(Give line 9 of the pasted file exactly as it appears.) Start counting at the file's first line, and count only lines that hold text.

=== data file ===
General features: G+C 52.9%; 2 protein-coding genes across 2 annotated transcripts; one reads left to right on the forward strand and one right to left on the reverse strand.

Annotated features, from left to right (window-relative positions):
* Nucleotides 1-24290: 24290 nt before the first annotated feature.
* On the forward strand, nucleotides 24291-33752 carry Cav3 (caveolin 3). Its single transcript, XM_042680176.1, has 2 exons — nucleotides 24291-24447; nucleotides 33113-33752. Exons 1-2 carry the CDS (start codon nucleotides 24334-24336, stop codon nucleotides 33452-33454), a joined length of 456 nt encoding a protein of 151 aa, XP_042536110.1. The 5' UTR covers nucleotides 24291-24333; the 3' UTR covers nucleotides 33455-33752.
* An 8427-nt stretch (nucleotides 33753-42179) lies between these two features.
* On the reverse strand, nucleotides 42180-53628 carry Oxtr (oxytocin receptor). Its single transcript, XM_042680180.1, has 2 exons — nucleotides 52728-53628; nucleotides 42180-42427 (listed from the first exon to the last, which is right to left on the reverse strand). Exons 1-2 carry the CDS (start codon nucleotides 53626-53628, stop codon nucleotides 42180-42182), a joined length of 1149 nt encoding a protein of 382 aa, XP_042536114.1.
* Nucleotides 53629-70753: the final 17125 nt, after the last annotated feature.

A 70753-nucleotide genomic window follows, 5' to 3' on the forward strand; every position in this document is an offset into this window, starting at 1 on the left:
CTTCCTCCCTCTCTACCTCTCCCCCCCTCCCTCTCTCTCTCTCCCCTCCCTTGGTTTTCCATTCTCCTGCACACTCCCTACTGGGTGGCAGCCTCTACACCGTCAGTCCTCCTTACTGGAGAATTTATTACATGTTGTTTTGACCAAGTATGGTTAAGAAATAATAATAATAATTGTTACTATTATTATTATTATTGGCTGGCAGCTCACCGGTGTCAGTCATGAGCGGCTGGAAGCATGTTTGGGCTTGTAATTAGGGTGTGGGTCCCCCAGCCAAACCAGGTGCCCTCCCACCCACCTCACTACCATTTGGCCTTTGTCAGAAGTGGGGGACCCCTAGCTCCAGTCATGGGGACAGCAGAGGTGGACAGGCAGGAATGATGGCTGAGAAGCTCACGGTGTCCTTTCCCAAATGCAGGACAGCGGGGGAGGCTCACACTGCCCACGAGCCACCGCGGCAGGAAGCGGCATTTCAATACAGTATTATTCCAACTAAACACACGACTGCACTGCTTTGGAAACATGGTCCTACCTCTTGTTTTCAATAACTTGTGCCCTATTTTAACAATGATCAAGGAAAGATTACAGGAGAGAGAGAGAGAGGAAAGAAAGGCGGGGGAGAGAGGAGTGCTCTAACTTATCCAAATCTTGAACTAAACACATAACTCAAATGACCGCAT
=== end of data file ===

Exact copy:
CTTCCTCCCTCTCTACCTCTCCCCCCCTCCCTCTCTCTCTCTCCCCTCCCTTGGTTTTCCATTCTCCTGCACACTCCCTACTGGGTGGCAGCCTCTACACCGTCAGTCCTCCTTACTGGAGAATTTATTACATGTTGTTTTGACCAAGTATGGTTAAGAAATAATAATAATAATTGTTACTATTATTATTATTATTGGCTGGCAGCTCACCGGTGTCAGTCATGAGCGGCTGGAAGCATGTTTGGGCTTGTAATTAGGGTGTGGGTCCCCCAGCCAAACCAGGTGCCCTCCCACCCACCTCACTACCATTTGGCCTTTGTCAGAAGTGGGGGACCCCTAGCTCCAGTCATGGGGACAGCAGAGGTGGACAGGCAGGAATGATGGCTGAGAAGCTCACGGTGTCCTTTCCCAAATGCAGGACAGCGGGGGAGGCTCACACTGCCCACGAGCCACCGCGGCAGGAAGCGGCATTTCAATACAGTATTATTCCAACTAAACACACGACTGCACTGCTTTGGAAACATGGTCCTACCTCTTGTTTTCAATAACTTGTGCCCTATTTTAACAATGATCAAGGAAAGATTACAGGAGAGAGAGAGAGAGGAAAGAAAGGCGGGGGAGAGAGGAGTGCTCTAACTTATCCAAATCTTGAACTAAACACATAACTCAAATGACCGCAT